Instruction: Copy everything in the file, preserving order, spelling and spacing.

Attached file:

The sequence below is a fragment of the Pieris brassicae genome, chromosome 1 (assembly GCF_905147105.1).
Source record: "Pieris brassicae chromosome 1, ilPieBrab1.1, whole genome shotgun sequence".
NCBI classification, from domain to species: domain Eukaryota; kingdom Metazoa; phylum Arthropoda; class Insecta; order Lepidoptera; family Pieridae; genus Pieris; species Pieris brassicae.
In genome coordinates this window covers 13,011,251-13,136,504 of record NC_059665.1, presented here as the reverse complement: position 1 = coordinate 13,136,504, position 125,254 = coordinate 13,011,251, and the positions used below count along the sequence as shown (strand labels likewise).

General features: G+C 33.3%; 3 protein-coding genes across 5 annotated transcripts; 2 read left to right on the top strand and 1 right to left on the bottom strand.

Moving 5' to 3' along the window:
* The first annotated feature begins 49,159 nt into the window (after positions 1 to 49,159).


The sequence below is a fragment of the Pieris brassicae genome, chromosome 1 (assembly GCF_905147105.1).
Source record: "Pieris brassicae chromosome 1, ilPieBrab1.1, whole genome shotgun sequence".
NCBI classification, from domain to species: domain Eukaryota; kingdom Metazoa; phylum Arthropoda; class Insecta; order Lepidoptera; family Pieridae; genus Pieris; species Pieris brassicae.
In genome coordinates this window covers 13,011,251-13,136,504 of record NC_059665.1, presented here as the reverse complement: position 1 = coordinate 13,136,504, position 125,254 = coordinate 13,011,251, and the positions used below count along the sequence as shown (strand labels likewise).

General features: G+C 33.3%; 3 protein-coding genes across 5 annotated transcripts; 2 read left to right on the top strand and 1 right to left on the bottom strand.

Moving 5' to 3' along the window:
* The first annotated feature begins 49,159 nt into the window (after positions 1 to 49,159).